Richard Dawkins, evolutionary theorist and author of The God Delusion, stepped to the podium at Pop!Tech this afternoon and asked a dangerous question in a world riven by religious conflict: Why is it, he says, that our society has brought into the idea that faith should be immune to criticism, and be treated with undue respect?
Pointing out the difference between the humility of science, and the arrogance of faith, he makes a radical suggestion. It’s time we started criticizing faith. Without convention of good manners, he says, it couldn’t withstand criticism.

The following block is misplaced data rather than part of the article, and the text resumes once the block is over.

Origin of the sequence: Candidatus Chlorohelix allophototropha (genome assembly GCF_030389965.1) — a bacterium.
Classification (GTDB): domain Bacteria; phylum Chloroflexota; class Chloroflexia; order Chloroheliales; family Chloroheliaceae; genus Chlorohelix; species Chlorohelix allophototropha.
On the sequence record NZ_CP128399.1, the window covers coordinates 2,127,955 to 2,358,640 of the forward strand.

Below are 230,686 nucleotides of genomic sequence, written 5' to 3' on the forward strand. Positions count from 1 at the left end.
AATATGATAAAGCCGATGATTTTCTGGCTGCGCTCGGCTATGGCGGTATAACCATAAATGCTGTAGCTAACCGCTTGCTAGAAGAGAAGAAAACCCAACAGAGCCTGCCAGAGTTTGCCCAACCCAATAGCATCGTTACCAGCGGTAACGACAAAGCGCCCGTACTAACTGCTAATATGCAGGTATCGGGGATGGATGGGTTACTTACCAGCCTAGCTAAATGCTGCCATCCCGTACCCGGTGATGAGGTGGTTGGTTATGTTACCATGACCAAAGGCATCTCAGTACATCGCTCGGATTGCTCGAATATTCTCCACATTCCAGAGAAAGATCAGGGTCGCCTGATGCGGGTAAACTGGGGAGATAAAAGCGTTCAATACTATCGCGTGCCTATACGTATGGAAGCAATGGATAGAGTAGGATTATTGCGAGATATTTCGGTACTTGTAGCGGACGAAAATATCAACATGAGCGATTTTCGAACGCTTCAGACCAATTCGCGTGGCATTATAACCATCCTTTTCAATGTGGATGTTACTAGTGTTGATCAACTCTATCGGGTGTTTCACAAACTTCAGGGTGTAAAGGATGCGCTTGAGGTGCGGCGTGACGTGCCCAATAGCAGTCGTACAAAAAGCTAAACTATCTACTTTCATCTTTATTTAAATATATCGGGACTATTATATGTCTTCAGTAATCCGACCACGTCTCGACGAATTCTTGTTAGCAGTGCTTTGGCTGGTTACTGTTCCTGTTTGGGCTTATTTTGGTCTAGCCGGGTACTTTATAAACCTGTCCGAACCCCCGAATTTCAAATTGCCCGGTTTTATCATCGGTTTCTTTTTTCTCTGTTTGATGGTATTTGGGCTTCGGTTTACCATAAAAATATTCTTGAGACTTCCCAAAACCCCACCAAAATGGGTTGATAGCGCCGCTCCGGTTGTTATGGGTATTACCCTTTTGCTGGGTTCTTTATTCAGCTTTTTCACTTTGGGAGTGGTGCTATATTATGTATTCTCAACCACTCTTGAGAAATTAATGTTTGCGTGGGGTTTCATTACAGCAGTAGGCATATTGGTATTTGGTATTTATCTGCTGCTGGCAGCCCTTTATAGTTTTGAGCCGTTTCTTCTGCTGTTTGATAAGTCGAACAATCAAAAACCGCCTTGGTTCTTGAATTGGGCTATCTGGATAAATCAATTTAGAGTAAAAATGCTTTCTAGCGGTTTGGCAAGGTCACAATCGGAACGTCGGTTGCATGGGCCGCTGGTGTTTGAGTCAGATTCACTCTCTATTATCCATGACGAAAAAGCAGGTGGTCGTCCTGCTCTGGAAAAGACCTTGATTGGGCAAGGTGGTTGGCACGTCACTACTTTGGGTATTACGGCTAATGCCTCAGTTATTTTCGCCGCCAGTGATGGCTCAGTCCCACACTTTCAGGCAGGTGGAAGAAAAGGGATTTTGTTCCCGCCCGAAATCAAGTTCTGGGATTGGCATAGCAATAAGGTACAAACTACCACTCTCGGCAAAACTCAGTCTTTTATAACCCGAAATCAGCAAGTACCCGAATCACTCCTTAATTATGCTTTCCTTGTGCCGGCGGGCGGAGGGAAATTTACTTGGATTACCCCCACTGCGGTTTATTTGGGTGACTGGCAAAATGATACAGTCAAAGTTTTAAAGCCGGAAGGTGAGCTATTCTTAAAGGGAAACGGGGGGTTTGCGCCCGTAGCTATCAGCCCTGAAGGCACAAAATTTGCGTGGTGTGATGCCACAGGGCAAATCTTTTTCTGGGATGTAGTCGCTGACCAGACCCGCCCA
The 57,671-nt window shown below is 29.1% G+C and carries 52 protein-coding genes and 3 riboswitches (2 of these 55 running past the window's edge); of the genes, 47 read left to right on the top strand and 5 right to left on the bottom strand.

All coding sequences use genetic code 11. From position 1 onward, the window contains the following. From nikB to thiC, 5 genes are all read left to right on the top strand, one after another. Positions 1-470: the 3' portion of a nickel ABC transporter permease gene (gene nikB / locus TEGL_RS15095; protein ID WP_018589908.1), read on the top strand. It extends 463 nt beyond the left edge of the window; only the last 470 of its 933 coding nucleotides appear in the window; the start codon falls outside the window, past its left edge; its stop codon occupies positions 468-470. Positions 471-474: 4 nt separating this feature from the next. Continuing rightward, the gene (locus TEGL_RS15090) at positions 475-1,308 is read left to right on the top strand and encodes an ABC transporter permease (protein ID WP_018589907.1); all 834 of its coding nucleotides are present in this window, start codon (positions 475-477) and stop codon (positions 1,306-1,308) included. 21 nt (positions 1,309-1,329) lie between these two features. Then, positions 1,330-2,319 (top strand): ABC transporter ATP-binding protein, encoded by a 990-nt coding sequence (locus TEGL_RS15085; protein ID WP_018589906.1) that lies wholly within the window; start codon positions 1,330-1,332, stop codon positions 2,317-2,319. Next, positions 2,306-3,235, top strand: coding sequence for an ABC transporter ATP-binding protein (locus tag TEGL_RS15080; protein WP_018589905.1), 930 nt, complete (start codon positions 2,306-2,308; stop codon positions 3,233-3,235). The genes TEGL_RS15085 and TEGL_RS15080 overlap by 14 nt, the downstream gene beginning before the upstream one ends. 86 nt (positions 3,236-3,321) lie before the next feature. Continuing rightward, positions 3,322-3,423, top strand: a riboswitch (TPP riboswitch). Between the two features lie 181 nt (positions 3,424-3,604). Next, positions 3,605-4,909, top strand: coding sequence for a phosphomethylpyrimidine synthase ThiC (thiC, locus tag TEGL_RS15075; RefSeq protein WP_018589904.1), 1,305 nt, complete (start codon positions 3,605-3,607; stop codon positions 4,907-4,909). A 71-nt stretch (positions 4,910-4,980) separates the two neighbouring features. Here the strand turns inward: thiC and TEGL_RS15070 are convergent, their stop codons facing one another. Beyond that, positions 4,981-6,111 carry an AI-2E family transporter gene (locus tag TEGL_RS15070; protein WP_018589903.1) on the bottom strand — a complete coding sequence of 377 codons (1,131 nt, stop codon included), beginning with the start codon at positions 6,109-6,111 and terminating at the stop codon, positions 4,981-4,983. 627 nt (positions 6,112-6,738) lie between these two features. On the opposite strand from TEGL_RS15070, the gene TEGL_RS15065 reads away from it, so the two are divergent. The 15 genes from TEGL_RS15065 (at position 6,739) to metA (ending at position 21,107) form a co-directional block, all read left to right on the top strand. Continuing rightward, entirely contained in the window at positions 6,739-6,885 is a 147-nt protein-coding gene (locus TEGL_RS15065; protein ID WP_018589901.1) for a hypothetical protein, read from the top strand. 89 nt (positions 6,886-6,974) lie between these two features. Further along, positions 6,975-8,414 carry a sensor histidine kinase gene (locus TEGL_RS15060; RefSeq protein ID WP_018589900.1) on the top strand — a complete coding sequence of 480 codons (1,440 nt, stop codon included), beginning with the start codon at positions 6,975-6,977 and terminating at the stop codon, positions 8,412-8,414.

“We’re glad to criticize people’s views on politics, football teams, fashion,” he says, “why not religion?”
Well, he might be reminded, look what happened to the Pope.
Dawkins wasn’t just talking Muslims here, though. Fundamentalisms of all stripes, he thinks, are dangerous.
As an evolutionary theorist, he was understandably bitter about the attacks in this country on the idea that evolution is only a theory. “It’s one of the crosses we have to bear,” he says, with puckish irony.
It was pure Dawkinism. But perhaps the most stunning moment in his talk came in response to a question from the audience from a man who asked Dawkins to explain why, in a moment of personal crisis, he had found strength from his belief in a higher power.